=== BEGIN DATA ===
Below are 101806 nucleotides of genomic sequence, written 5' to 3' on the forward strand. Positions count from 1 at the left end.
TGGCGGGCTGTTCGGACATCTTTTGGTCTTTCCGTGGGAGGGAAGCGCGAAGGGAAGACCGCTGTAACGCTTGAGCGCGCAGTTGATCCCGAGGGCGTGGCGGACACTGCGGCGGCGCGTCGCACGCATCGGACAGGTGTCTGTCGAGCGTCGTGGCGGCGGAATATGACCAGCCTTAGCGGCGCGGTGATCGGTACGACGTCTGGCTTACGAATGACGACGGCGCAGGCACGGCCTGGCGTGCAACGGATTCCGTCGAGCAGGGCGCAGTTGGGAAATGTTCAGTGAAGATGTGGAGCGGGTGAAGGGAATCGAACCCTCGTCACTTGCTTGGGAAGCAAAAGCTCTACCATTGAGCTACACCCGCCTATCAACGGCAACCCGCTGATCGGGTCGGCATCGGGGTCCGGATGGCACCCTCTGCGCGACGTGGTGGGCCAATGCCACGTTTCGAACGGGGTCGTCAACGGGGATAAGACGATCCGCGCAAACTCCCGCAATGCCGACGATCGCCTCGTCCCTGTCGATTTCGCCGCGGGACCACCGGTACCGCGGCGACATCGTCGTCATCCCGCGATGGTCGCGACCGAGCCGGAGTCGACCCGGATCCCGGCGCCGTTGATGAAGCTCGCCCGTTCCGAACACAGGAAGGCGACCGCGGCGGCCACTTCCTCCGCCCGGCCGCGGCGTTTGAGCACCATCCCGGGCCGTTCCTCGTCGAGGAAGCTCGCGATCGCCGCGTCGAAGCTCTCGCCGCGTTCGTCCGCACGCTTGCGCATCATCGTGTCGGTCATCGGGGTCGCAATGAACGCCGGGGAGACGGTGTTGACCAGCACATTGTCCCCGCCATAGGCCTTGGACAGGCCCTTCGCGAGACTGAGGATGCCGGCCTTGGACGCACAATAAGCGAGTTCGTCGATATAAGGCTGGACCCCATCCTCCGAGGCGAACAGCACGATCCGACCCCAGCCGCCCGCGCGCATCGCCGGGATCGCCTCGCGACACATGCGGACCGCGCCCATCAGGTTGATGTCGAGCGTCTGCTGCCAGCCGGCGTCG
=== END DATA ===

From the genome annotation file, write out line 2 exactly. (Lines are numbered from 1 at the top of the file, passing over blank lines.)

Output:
TGGCGGGCTGTTCGGACATCTTTTGGTCTTTCCGTGGGAGGGAAGCGCGAAGGGAAGACCGCTGTAACGCTTGAGCGCGCAGTTGATCCCGAGGGCGTGGCGGACACTGCGGCGGCGCGTCGCACGCATCGGACAGGTGTCTGTCGAGCGTCGTGGCGGCGGAATATGACCAGCCTTAGCGGCGCGGTGATCGGTACGACGTCTGGCTTACGAATGACGACGGCGCAGGCACGGCCTGGCGTGCAACGGATTCCGTCGAGCAGGGCGCAGTTGGGAAATGTTCAGTGAAGATGTGGAGCGGGTGAAGGGAATCGAACCCTCGTCACTTGCTTGGGAAGCAAAAGCTCTACCATTGAGCTACACCCGCCTATCAACGGCAACCCGCTGATCGGGTCGGCATCGGGGTCCGGATGGCACCCTCTGCGCGACGTGGTGGGCCAATGCCACGTTTCGAACGGGGTCGTCAACGGGGATAAGACGATCCGCGCAAACTCCCGCAATGCCGACGATCGCCTCGTCCCTGTCGATTTCGCCGCGGGACCACCGGTACCGCGGCGACATCGTCGTCATCCCGCGATGGTCGCGACCGAGCCGGAGTCGACCCGGATCCCGGCGCCGTTGATGAAGCTCGCCCGTTCCGAACACAGGAAGGCGACCGCGGCGGCCACTTCCTCCGCCCGGCCGCGGCGTTTGAGCACCATCCCGGGCCGTTCCTCGTCGAGGAAGCTCGCGATCGCCGCGTCGAAGCTCTCGCCGCGTTCGTCCGCACGCTTGCGCATCATCGTGTCGGTCATCGGGGTCGCAATGAACGCCGGGGAGACGGTGTTGACCAGCACATTGTCCCCGCCATAGGCCTTGGACAGGCCCTTCGCGAGACTGAGGATGCCGGCCTTGGACGCACAATAAGCGAGTTCGTCGATATAAGGCTGGACCCCATCCTCCGAGGCGAACAGCACGATCCGACCCCAGCCGCCCGCGCGCATCGCCGGGATCGCCTCGCGACACATGCGGACCGCGCCCATCAGGTTGATGTCGAGCGTCTGCTGCCAGCCGGCGTCG